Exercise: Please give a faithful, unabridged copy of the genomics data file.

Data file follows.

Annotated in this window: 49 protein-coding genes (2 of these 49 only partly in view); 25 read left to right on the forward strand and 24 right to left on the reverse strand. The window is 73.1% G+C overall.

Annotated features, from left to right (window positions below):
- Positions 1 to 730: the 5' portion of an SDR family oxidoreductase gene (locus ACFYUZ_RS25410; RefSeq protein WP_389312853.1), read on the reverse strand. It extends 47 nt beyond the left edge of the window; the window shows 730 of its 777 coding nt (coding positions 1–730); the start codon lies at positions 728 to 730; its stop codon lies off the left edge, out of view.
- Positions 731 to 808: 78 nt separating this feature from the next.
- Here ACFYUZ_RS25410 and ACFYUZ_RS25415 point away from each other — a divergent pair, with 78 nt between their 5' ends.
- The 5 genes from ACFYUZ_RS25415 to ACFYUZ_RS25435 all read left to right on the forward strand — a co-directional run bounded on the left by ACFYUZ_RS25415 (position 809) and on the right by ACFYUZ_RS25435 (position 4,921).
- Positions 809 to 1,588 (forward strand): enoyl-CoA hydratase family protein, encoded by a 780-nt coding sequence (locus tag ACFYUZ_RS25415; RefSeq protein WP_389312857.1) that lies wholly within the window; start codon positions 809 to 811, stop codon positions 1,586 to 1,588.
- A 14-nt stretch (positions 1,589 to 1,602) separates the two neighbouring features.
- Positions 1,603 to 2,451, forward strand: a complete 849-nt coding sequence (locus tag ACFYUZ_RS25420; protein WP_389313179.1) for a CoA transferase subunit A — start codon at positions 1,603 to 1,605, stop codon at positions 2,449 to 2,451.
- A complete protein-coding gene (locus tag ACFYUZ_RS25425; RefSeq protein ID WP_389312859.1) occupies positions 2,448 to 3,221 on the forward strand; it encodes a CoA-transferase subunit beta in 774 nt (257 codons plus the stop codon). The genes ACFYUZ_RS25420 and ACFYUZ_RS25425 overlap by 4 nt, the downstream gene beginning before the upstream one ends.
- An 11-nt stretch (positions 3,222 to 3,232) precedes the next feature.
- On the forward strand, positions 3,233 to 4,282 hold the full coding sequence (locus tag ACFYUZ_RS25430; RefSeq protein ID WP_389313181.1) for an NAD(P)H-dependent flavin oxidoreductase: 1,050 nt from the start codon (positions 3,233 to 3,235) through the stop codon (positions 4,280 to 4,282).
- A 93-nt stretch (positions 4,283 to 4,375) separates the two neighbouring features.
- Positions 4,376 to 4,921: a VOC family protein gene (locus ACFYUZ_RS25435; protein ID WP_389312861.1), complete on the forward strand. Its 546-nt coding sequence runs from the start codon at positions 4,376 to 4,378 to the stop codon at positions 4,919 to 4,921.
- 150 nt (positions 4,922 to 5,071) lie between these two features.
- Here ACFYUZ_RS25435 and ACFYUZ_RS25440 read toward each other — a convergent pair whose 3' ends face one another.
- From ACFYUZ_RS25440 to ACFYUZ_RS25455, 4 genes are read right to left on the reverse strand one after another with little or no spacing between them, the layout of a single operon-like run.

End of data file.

Annotated in this window: 49 protein-coding genes (2 of these 49 only partly in view); 25 read left to right on the forward strand and 24 right to left on the reverse strand. The window is 73.1% G+C overall.

Annotated features, from left to right (window positions below):
- Positions 1 to 730: the 5' portion of an SDR family oxidoreductase gene (locus ACFYUZ_RS25410; RefSeq protein WP_389312853.1), read on the reverse strand. It extends 47 nt beyond the left edge of the window; the window shows 730 of its 777 coding nt (coding positions 1–730); the start codon lies at positions 728 to 730; its stop codon lies off the left edge, out of view.
- Positions 731 to 808: 78 nt separating this feature from the next.
- Here ACFYUZ_RS25410 and ACFYUZ_RS25415 point away from each other — a divergent pair, with 78 nt between their 5' ends.
- The 5 genes from ACFYUZ_RS25415 to ACFYUZ_RS25435 all read left to right on the forward strand — a co-directional run bounded on the left by ACFYUZ_RS25415 (position 809) and on the right by ACFYUZ_RS25435 (position 4,921).
- Positions 809 to 1,588 (forward strand): enoyl-CoA hydratase family protein, encoded by a 780-nt coding sequence (locus tag ACFYUZ_RS25415; RefSeq protein WP_389312857.1) that lies wholly within the window; start codon positions 809 to 811, stop codon positions 1,586 to 1,588.
- A 14-nt stretch (positions 1,589 to 1,602) separates the two neighbouring features.
- Positions 1,603 to 2,451, forward strand: a complete 849-nt coding sequence (locus tag ACFYUZ_RS25420; protein WP_389313179.1) for a CoA transferase subunit A — start codon at positions 1,603 to 1,605, stop codon at positions 2,449 to 2,451.
- A complete protein-coding gene (locus tag ACFYUZ_RS25425; RefSeq protein ID WP_389312859.1) occupies positions 2,448 to 3,221 on the forward strand; it encodes a CoA-transferase subunit beta in 774 nt (257 codons plus the stop codon). The genes ACFYUZ_RS25420 and ACFYUZ_RS25425 overlap by 4 nt, the downstream gene beginning before the upstream one ends.
- An 11-nt stretch (positions 3,222 to 3,232) precedes the next feature.
- On the forward strand, positions 3,233 to 4,282 hold the full coding sequence (locus tag ACFYUZ_RS25430; RefSeq protein ID WP_389313181.1) for an NAD(P)H-dependent flavin oxidoreductase: 1,050 nt from the start codon (positions 3,233 to 3,235) through the stop codon (positions 4,280 to 4,282).
- A 93-nt stretch (positions 4,283 to 4,375) separates the two neighbouring features.
- Positions 4,376 to 4,921: a VOC family protein gene (locus ACFYUZ_RS25435; protein ID WP_389312861.1), complete on the forward strand. Its 546-nt coding sequence runs from the start codon at positions 4,376 to 4,378 to the stop codon at positions 4,919 to 4,921.
- 150 nt (positions 4,922 to 5,071) lie between these two features.
- Here ACFYUZ_RS25435 and ACFYUZ_RS25440 read toward each other — a convergent pair whose 3' ends face one another.
- From ACFYUZ_RS25440 to ACFYUZ_RS25455, 4 genes are read right to left on the reverse strand one after another with little or no spacing between them, the layout of a single operon-like run.